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Functions in C

A function is a self-contained block of statements that perform a coherent task of some kind.Basically, every C program is a collection of functions. A function can be thought of as a person assigned to do a specific task. Sometimes assigning and working with functions is very easy, while sometimes it can be a bit complex.

Note: Every C program has at least one function, that is the main() function.

Declaring a Function

A function declaration consists of mainly 3 parts:-

(i) Name of the function

(ii) Return Type

(iii) Parameters

Syntax:

return_type function_name(parameter list){

Body of the function

}

Defining a Function

A function consists of mainly two parts, a header and a body. Let’s look at all the parts that make up a function below:-

(i) Return Type:- The return type of the function is basically the data type of the value which the function returns on execution. In some cases where the function does not return any value, the return type is void.

(ii) Function Name:- This specifies the actual name of a function.

(iii) Parameters:- A parameter is like a placeholder, which refers to the type, order, and number of the parameters of a function. But, it is not necessary for a function to contain parameters.

(iv) Function Body:- It is a collection of statements that defines what the function actually does.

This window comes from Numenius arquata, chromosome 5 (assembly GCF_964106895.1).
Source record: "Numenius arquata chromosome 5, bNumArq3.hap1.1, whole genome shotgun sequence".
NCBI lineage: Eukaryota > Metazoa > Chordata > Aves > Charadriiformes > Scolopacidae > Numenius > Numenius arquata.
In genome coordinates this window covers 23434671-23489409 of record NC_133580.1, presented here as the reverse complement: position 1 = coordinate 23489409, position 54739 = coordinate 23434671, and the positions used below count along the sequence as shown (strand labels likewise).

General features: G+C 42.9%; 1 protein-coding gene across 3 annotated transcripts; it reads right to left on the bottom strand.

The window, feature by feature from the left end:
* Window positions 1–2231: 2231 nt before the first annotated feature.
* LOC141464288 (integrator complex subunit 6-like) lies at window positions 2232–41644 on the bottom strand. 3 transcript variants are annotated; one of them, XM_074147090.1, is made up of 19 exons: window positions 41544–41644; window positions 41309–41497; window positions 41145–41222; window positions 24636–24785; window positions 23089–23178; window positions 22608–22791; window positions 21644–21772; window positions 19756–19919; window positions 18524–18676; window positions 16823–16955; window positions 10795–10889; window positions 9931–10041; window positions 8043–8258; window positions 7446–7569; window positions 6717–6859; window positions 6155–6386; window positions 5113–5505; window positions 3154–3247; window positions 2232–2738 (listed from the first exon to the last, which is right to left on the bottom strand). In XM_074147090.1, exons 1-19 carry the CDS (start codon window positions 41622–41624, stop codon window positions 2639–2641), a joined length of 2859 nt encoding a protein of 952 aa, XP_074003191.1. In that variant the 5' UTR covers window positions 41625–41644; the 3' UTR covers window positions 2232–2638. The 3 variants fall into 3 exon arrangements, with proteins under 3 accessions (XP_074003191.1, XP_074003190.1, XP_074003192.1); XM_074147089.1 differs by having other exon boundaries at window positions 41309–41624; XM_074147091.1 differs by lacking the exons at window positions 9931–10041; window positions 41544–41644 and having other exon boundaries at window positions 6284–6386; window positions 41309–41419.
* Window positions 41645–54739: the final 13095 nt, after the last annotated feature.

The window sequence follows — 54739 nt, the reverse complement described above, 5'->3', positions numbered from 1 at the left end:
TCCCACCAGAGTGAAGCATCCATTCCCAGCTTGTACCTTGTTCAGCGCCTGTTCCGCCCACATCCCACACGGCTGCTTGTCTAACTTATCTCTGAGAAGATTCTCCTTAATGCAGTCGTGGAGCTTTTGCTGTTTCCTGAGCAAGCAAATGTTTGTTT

Example:-

Output:-

Calling a Function

Calling a function is an important part of any C program. A function is always called inside a program where it is required to be called. When a program calls a function, it transfers all the program control to the called function. A called function performs a specifically-defined task and when it is executed, it returns the program control back to the main program. A function is merely called by its name in the main() function of a C program. To call a function, we just need to pass the required parameters along with the function name.

Example:-

Output:-

Methods of calling a Function

Call by Value

It is a method to pass the values of the arguments which are stored or copied into the formal parameters of the function. The changes made in the parameters inside the function have no effect on the arguments, that is, the original values remain unchanged.

Call by Reference

In this method, the address of a variable is passed as the argument to a function. Since the function now has access to the address of the variable, it can change its value and hence, can easily update the original values.

Note:- By default, C programming uses the call by value method.

Function Arguments

To use arguments in a function, variables must be declared that accept the values of the arguments. These variables are known as formal parameters of the function. These formal parameters act like other local variables inside the function. They get created upon entry into the function and are automatically destroyed upon exit from the function.